I hope this works out better than those retarded widgets they tried before. The only Opera widget I still use today is the screen ruler.

Widgets aren't really relevant since they have a different purpose than extensions. Widgets are out-of-browser web applications, whereas extensions are in-browser add-ons.
11:44 am on Oct 19, 2010 (gmt 0)

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Does Opera have enough market share for people to write extensions for it?

Firefox should rename extensions "apps" and the part of the Mozilla site from which they are installed an "app store", then Joe Public will get it.

Linux distros should do the same with repositories.
8:03 pm on Oct 19, 2010 (gmt 0)

WebmasterWorld Senior Member 10+ Year Member



enough market share


Definitely. Check out some usage stats [techcrunch.com]
8:53 pm on Oct 19, 2010 (gmt 0)

WebmasterWorld Senior Member fotiman is a WebmasterWorld Top Contributor of All Time 5+ Year Member Top Contributors Of The Month



Wow, talk about spinning a story to sound good. The truth, though, is that Opera has very little market share, hovering around 2% for their desktop browser over the last 3 months [gs.statcounter.com]. The question was a sound one... is 2% enough market share for developers to want to write extensions for it?
11:19 pm on Oct 19, 2010 (gmt 0)

WebmasterWorld Senior Member jab_creations is a WebmasterWorld Top Contributor of All Time 10+ Year Member



I think people will write extensions for Opera though obviously there won't be as a large number of extensions for Opera as there are for Firefox.

Opera is a pretty solid browser and while it's my second choice as a browser I dislike hearing people bashing it or snubbing it as if it doesn't count as it has helped me numerous times when other browsers would not catch errors.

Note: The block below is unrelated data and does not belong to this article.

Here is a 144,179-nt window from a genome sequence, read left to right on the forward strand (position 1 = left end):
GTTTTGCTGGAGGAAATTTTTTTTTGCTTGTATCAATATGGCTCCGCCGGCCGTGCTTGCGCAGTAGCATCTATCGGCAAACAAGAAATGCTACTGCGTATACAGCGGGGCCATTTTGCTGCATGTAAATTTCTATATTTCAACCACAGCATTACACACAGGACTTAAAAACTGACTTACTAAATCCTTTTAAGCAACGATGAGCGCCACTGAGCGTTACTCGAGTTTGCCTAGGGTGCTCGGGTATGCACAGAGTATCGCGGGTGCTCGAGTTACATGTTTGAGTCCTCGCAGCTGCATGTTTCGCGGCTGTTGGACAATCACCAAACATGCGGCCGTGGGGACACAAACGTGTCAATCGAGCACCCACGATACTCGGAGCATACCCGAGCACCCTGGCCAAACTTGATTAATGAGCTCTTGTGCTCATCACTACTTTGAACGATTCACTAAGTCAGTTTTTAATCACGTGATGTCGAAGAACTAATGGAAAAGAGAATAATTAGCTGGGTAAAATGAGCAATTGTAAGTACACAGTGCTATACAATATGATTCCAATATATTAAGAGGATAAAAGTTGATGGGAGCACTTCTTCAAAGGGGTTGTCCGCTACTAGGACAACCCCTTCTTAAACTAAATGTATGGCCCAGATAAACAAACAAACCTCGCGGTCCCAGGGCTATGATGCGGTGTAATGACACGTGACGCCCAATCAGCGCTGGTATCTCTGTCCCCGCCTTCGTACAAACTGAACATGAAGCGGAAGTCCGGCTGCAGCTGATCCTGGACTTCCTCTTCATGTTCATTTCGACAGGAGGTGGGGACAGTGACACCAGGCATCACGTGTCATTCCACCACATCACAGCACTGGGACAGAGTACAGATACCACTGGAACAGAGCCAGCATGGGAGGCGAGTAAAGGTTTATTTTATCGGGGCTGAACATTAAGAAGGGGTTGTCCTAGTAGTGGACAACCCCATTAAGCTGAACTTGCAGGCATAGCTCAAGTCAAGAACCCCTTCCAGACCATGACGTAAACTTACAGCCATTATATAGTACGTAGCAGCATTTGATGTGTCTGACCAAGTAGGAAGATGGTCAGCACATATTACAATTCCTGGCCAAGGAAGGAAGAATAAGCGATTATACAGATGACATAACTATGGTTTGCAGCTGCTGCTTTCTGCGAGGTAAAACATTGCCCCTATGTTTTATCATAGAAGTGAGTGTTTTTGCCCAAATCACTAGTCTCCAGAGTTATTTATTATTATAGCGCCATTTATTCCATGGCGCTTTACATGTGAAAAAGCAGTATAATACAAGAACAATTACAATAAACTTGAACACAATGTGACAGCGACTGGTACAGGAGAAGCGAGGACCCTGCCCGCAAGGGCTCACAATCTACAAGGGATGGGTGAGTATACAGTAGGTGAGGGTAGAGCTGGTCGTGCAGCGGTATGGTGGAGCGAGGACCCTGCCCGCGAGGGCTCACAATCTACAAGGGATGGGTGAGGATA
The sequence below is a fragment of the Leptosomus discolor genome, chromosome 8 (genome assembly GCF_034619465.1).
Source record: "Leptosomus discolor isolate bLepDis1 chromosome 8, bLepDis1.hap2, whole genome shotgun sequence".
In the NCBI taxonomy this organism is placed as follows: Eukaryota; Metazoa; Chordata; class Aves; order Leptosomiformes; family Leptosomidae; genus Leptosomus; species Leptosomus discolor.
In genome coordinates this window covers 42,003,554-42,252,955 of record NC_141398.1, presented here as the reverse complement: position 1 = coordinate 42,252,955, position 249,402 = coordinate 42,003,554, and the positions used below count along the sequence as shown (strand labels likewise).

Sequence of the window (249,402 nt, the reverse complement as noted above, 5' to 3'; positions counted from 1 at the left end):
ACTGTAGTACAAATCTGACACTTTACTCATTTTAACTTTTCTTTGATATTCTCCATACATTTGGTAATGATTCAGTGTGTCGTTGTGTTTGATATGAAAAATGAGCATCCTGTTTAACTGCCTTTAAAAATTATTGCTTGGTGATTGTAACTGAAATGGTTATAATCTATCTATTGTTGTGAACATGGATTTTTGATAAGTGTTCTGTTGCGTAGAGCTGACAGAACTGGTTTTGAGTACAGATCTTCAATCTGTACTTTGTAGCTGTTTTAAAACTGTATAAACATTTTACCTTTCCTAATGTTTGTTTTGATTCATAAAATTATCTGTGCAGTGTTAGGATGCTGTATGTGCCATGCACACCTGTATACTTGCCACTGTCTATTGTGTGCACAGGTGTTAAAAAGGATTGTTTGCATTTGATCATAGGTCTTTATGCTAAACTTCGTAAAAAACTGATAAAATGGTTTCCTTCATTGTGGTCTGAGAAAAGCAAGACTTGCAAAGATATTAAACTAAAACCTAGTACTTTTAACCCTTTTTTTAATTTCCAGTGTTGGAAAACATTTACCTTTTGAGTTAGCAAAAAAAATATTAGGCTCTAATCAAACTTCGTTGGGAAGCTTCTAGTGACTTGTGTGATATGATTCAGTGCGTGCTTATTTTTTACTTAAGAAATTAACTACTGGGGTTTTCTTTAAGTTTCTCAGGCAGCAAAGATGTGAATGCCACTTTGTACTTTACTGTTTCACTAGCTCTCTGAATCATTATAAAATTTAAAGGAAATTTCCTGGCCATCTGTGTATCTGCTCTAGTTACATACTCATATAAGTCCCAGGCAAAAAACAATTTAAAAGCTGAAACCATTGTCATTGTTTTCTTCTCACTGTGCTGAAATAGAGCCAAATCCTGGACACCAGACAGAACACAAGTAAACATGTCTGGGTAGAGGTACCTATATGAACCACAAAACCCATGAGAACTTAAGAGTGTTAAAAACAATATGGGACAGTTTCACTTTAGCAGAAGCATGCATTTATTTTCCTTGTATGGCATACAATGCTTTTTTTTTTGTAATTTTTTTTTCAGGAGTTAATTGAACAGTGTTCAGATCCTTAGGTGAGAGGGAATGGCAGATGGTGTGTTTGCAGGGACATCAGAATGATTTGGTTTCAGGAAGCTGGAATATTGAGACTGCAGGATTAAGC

- John
5:52 pm on Oct 20, 2010 (gmt 0)

WebmasterWorld Senior Member 10+ Year Member



hovering around 2% for their desktop browser


Specifically talking about the desktop browser, you're absolutely right. I guess what I was trying to portray is that it's not as if only 2% of the overall browser market uses Opera. Because it has such popularity with their mobile products (Opera Mini & Opera Mobile), I'm betting that because people (probably) think highly enough of those products - and now have a way to build extensions - that more people than you think will contribute.
6:22 pm on Oct 20, 2010 (gmt 0)

WebmasterWorld Senior Member fotiman is a WebmasterWorld Top Contributor of All Time 5+ Year Member Top Contributors Of The Month



Sure, but this thread is about Opera 11, which is a totally different browser than Opera Mini or Mobile. Has there been any talk of adding extensions to those browsers?
2:45 pm on Nov 20, 2010 (gmt 0)



That Opera has a 2% market share is wrong. It actually is so different depending on which part of the world you are talking about that it's quite useless to talk about global stats. In some places Opera is the #1 or #2 desktop browser.

But mobile browsers are far from irrelevant. Opera's mobile browsers use the same engine. So ignoring mobile user numbers just because it doesn't match the "Opera has a low market share" meme is not very useful.
4:59 am on Nov 26, 2010 (gmt 0)

WebmasterWorld Administrator bill is a WebmasterWorld Top Contributor of All Time 10+ Year Member Top Contributors Of The Month Best Post Of The Month



I have tried out several extensions on Opera 11 beta, and so far I like what I see. They only have about 150 or so now, but they have a lot of useful ones.

  • LastPass
  • Redirect to HTTPS
  • Analytics blocking
  • NoFollow highlighting
  • Screen ruler
  • Translate tool
    (Not all of these are the actual names)

    They're getting there. I may be able to cut down my use of other browsers and spend more time on Opera now.